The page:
Singapore holds the lead in protecting intellectual property rights in Asia
Globally, the Republic has risen to fourth in 129 countries, losing only to IP capabilities such as Finland (first), Switzerland (second) and New Zealand (third).
Australia and Japan are ranked fifth and sixth respectively in IPRI, released this Friday; The US rose by two points to 12th place and Great Britain fell by two places to 15th place.
Rankings are derived from official sources in various international organizations, together with case studies from 118 think tanks and policy organizations in 72 countries.
The index ranked Singapore amongst the major countries under three main categories: physical property rights, intellectual property rights, and the legal and policy environment for enforcing those rights.
The Singapore Intellectual Property Office (IPOS), which released a report on the latest IPRI, said it will continue to innovate and encourage companies to use intellectual property as a growth engine for their company.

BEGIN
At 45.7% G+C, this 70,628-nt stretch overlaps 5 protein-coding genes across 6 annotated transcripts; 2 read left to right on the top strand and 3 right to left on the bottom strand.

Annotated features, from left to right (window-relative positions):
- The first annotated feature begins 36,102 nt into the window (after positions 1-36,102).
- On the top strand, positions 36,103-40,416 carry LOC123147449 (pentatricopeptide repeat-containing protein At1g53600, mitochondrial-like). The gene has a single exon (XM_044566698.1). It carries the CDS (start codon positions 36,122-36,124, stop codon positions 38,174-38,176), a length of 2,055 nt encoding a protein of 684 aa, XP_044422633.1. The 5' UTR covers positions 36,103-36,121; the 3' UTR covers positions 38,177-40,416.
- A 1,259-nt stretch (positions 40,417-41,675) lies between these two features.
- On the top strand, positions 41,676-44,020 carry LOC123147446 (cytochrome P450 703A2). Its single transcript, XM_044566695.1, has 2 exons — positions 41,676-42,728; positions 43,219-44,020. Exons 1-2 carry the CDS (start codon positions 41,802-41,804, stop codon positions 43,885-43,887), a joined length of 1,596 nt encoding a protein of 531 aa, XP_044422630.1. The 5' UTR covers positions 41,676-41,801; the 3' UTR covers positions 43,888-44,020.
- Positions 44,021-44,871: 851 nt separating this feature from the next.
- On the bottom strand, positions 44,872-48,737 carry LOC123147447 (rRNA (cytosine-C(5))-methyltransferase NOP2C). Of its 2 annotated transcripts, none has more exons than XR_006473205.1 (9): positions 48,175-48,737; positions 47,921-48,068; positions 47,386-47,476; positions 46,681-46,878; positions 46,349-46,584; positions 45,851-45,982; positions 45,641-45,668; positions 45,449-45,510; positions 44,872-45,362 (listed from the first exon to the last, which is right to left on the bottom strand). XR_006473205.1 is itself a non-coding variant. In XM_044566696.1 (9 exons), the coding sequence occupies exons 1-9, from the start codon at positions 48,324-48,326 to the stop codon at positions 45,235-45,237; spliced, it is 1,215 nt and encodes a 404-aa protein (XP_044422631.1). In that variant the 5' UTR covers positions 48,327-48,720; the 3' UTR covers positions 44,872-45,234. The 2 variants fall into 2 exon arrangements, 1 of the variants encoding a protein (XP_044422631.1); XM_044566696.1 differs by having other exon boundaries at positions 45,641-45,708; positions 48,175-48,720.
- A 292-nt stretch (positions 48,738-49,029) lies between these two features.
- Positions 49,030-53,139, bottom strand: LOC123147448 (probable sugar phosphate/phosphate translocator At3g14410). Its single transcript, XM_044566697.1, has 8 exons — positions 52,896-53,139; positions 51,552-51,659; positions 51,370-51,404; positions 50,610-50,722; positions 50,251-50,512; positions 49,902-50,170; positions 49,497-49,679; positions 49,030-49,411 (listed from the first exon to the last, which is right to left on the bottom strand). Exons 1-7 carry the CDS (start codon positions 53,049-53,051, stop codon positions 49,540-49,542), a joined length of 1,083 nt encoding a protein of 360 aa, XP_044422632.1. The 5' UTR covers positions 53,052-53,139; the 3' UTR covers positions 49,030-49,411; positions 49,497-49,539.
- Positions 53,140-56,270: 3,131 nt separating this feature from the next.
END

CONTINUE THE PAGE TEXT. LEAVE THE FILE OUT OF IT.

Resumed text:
For example, it recently launched the world's first mobile trademark registration application, which reduces the time to file a trademark by 80 percent; the application uses AI (artificial intelligence) technology for image search during the registration process.
Also, IPOS, a government agency under the authority of the Ministry of Justice, announced new initiatives to accelerate patent applications for important emerging technologies such as fintech, cybersecurity, and robotics.
He said: "These initiatives are part of IPOS's efforts to catalyze the growth of innovative businesses, industries and economies through intellectual and intangible assets."
"In a new digital world where growth and development are driven by intellectual property and intangible assets, societies and economies are more closely linked.
"This recognition reinforces the confidence of innovative companies to continue to use Singapore as a hub for the management, cultivation and use of their intellectual and intangible assets in the region and beyond."